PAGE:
Along with tens of thousands of other Australians, I listen daily to Coronacast, a perfectly pitched podcast about Covid-19, run by a journalist and centered on “physician/journalist Norman Swan,” as he introduces himself. On the podcast, Swan is eloquent, sensible, deeply knowledgeable, and straight talking. His new book, “So You Think You Know What’s Good for You?” is pitched at the same general audience, but covering general health issues, especially dietary ones. This mightily useful book reads as if the doctor is talking to the reader, using understandable language (without ever oversimplifying) and peppering the text with chuckle-worthy asides and jokes. Swan’s general thesis, one I agree with, is that no magic bullets exist, that human health is complex, that the mind and body interact seamlessly. He slams fad diets, argues for sensible indulgence, and throws in cutting-edge research results. On psychological matters and general “happiness,” he is a fount of fatherly advice. So You Think You Know What’s Good for You? is a fascinating, germane compendium to be revisited and revisited, each time selecting whatever preoccupies you about your well-being.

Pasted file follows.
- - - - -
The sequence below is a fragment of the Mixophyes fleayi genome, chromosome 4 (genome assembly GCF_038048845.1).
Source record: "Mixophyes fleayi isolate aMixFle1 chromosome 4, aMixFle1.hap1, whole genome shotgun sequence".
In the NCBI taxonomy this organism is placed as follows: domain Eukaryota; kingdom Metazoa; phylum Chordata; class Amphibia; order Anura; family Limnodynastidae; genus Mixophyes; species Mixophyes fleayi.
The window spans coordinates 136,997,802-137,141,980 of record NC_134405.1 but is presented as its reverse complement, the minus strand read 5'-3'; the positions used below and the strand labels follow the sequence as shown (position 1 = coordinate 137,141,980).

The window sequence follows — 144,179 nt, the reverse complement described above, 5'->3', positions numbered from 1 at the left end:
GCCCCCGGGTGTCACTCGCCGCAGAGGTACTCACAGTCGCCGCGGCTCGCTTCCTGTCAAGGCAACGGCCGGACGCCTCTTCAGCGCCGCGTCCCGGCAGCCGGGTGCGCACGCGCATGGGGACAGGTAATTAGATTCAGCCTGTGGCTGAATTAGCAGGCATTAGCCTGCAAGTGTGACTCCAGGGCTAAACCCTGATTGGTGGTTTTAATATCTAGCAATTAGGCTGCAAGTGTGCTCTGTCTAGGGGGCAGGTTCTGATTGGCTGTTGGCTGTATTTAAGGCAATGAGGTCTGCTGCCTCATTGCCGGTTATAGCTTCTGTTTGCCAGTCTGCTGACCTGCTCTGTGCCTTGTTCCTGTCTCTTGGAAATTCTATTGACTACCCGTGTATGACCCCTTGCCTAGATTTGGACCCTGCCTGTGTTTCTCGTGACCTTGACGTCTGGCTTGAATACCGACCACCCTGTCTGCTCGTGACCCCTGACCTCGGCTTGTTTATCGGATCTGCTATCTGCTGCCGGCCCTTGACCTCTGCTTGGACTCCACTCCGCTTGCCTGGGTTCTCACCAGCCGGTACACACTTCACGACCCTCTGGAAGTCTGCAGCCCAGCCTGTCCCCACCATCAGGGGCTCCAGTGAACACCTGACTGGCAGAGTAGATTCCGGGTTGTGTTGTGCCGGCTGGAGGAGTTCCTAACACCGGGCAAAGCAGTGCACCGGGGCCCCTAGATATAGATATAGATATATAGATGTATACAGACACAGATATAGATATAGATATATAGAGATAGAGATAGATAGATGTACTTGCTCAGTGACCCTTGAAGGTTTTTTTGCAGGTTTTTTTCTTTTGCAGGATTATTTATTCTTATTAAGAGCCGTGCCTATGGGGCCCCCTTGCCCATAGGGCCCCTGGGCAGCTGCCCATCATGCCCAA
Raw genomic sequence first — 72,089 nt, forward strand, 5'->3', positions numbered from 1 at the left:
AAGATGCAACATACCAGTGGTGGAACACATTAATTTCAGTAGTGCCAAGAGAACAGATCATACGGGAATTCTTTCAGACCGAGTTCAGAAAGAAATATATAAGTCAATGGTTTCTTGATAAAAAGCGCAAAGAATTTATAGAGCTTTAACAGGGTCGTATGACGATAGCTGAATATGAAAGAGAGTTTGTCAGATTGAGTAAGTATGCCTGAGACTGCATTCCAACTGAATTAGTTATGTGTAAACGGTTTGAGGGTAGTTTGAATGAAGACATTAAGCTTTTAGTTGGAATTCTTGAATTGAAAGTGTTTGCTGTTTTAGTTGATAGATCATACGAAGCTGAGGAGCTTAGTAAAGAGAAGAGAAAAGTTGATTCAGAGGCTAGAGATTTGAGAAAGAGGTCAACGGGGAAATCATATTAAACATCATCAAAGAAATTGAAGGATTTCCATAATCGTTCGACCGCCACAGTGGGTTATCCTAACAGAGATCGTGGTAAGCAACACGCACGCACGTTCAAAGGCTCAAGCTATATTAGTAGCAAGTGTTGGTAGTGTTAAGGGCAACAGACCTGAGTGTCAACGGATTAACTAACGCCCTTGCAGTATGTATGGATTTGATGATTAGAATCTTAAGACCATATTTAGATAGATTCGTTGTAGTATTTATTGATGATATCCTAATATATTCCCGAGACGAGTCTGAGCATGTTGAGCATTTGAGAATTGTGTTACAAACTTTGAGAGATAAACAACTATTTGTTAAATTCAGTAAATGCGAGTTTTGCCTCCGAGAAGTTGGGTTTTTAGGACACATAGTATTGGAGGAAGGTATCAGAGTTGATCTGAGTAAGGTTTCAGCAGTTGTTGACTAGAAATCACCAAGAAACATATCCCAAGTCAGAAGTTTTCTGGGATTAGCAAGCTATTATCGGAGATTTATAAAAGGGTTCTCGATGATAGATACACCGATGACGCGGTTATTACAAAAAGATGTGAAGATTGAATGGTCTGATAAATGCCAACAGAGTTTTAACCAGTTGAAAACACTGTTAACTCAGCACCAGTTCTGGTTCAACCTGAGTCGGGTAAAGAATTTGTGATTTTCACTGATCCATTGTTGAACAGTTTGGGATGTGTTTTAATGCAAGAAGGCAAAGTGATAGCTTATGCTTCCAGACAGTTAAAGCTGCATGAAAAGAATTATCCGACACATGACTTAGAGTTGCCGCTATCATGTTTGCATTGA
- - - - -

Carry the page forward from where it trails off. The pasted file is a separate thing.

“Mouth to Mouth” revisits a revered plotline of a stranger (or near stranger in this case) relating a twisted tale to our narrator hero in the bar (actually an airport), with slow reveals and a juicy ending twist. Set in the arcane world of high-end art galleries, it recaps a young man saving an art dealer’s life and then insinuating himself into the other man’s life. It’s not easy to maintain control of a narrative told to another in a short time, avoiding the shaggy dog aspect of the setup, but the author carries it off with aplomb, eking out the tension. A patina of unreliability clouds the entire tale, to good effect. Mouth to Mouth is concise at under 200 pages and I read it in a single satisfied sitting, although after the climax, even with the nifty surprise, I was left with an impression of a modest achievement. Nonetheless, Mouth to Mouth will grace many a book club’s considerations, I am certain.